February 2017 - Dressage Life: Flying With Your Horse 101
Written by Genay Vaughn
Tuesday, 31 January 2017 07:43

Coast to coast travel is no biggie for my horses, but requires preparation on my part.

by Genay Vaughn

This winter, my horses and I got invited to train with Debbie McDonald in Florida, where I will compete my 15-year-old Hanoverian stallion Donarweiss GGF (“DW”) in the U25 Grand Prix with the goal of qualifying to compete in Europe again. I also brought along my 9-year-old Hanoverian gelding Winchezter (“Whinny”) to focus on his training.

A look inside the horses’ plane shows the stalls that the horses fly in.

That’s DW on the left, and Whinny on the right, looking far more interested in their hay than their surroundings.

Driving from California to Florida would take four to five days, versus a seven-hour flight, so fortunately I was able to fly. Horses usually handle air travel quite well, and DW has flown a number of times.

California to Florida

We had a 6 a.m. flight on December 30 out of the Ontario airport in the Los Angeles area. Since we live in Elk Grove near Sacramento, we had a couple of options: Drive for seven hours to the airport and get directly onto the plane for a seven-hour flight, or make the journey in two steps.

The two-stage trip made a lot more sense! We left home on December 28 and stopped at my good friends Jan and Amy Ebeling in Moorpark for a little layover so that the boys could rest for their big trip.

On departure day, December 30, I had to have everything prepared to leave at 1:30 a.m. so that we could make it to the airport by our 4 a.m. required arrival time for our 6 a.m. departure. Talk about stressful.

We arrived at the Ontario airport at 4 a.m. and then sat around for a few hours while they checked off all of our paperwork. Then I helped load all of our trunks onto the plane and took my seat in the back of the plane.

Flying to Europe with your horse, you sit in the back of the passenger compartment, so you can go through the door into the horse section to feed, water and check on your horse.

Whinny took his flight to Florida in stride.

When flying in the States, you don’t get to help load the horses on the plane yourself. The shipping company has professionally trained grooms who have experience loading the horses and building the stalls around the horses.

During the flight, the grooms handle all the watering and feeding, so I would go check on my horses and keep them company. Sitting in the back of the plane with the horses, it can get extremely cold, so I brought lots of layers, blankets and snacks. There were no flight attendants – just me and the grooms!

Once we arrived in Florida, settling the horses into their temporary home was simple. Their stalls were ready and waiting for them, so all I had to do was the normal blanketing and leg wrapping. They were soon nose-deep in their hay, acting as if they hadn’t just flown across the country.

It’s Different in Europe

Flying with your horses in Europe is very different. There, you help load your horse onto a crate that has room for two or three other horses. Then the crate is put onto a conveyer belt and loaded onto the back of the plane.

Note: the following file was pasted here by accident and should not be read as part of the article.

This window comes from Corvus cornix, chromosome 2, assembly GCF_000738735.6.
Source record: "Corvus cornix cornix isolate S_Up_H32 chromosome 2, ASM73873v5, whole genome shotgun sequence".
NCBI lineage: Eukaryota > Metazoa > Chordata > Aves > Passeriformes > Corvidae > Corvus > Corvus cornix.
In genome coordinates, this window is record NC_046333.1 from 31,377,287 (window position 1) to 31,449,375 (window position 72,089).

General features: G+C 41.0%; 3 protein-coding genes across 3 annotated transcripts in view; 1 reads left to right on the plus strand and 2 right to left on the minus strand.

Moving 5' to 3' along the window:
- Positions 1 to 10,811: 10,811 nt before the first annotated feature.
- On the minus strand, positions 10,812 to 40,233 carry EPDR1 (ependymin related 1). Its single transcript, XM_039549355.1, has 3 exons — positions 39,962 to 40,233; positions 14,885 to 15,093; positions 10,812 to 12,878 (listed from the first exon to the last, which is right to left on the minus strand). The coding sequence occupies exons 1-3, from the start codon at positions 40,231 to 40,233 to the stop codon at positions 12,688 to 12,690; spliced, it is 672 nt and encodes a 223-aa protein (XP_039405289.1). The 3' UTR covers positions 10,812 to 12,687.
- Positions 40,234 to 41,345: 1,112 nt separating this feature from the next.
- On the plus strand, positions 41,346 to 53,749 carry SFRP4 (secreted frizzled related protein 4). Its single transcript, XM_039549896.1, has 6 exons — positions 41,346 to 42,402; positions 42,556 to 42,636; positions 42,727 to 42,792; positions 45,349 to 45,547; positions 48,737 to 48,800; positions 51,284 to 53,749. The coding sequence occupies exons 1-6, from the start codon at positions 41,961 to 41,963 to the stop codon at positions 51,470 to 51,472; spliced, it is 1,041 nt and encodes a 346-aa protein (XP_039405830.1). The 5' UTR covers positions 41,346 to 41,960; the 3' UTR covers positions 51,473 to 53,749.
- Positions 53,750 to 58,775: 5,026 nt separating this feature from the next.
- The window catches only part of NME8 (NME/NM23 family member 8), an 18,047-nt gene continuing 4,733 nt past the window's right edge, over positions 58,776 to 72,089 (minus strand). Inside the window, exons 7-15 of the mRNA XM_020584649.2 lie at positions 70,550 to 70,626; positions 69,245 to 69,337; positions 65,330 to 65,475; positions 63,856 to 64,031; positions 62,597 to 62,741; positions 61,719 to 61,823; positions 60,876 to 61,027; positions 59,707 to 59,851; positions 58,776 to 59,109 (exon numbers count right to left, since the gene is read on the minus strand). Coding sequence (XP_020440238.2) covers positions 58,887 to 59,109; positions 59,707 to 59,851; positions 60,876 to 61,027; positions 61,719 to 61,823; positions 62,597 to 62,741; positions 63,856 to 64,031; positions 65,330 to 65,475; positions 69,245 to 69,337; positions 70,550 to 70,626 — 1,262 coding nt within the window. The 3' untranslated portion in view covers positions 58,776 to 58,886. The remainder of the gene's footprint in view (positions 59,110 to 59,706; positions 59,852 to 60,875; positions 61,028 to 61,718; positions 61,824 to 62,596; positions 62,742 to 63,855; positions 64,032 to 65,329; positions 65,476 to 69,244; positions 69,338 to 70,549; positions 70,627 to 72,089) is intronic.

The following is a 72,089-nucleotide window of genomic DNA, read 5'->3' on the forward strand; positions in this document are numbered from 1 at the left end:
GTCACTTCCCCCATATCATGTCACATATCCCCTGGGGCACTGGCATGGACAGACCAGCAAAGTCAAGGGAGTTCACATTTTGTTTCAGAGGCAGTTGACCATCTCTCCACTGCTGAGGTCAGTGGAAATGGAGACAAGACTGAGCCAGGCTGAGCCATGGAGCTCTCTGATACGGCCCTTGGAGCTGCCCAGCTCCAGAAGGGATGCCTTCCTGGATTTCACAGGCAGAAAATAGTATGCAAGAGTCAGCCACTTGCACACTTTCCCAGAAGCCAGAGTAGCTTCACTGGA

Once the horses are on the plane, you can give them water and check on them to make sure they are ok.

It’s much more hands-on, as you are responsible for loading your horses, giving them water and feed, and you have to go by the horses for take-off and landing. In Europe I flew with Apollo on KLM, and you sit on a normal plane in the back row and then go through a door to where the horses are.

Travel Tips

There is a lot of preparation that goes on before you take your horse on a flight. I would suggest that you make a list of items that you should pack, just so that you don’t forget anything.

The most important thing to remember is constantly communicate with your agent to find out what items are prohibited and allowed. For example, when traveling to the United States you are allowed to take your grain, but when I traveled to Europe I wasn’t allowed to take grain from home.

After his in-flight meal, DW was ready for a relaxing nap.

Genay Vaughn is a full-time college student and active dressage competitor who also trains young horses and teaches students at her family’s Starr Vaughn Equestrian in Elk Grove. Last year she took the first step toward her lifelong goal of representing the United States in international competition when she was selected for the first-ever United States Under-25 Grand Prix team to compete in Europe. Her current equine partner is the Hanoverian stallion Donarweiss GGF (De Niro – Hohenstein – Archipel), owned by Starr Vaughn Equestrian Inc., bred by Greengate Farm, and approved AHS, ISR/OldNA, CWHBA, AWS,and RPSI. Find Genay on Facebook at: https://www.facebook.com/genay.vaughn.5

It’s also important to meet with your vet and find out all of the paper work, such as Coggins and health certificate, that you need so that you will be able to fly. If you are flying to a different country, the requirements for a stallion are different than for a mare or gelding.

Always make sure you give ulcer guard and electrolytes so that your horses don’t get dehydrated or ulcers on the trip.

Make sure you pack with your itinerary in mind, so that you do not end up having to repack everything because the things you need are at the bottom of your trunk … which, of course, is what I did!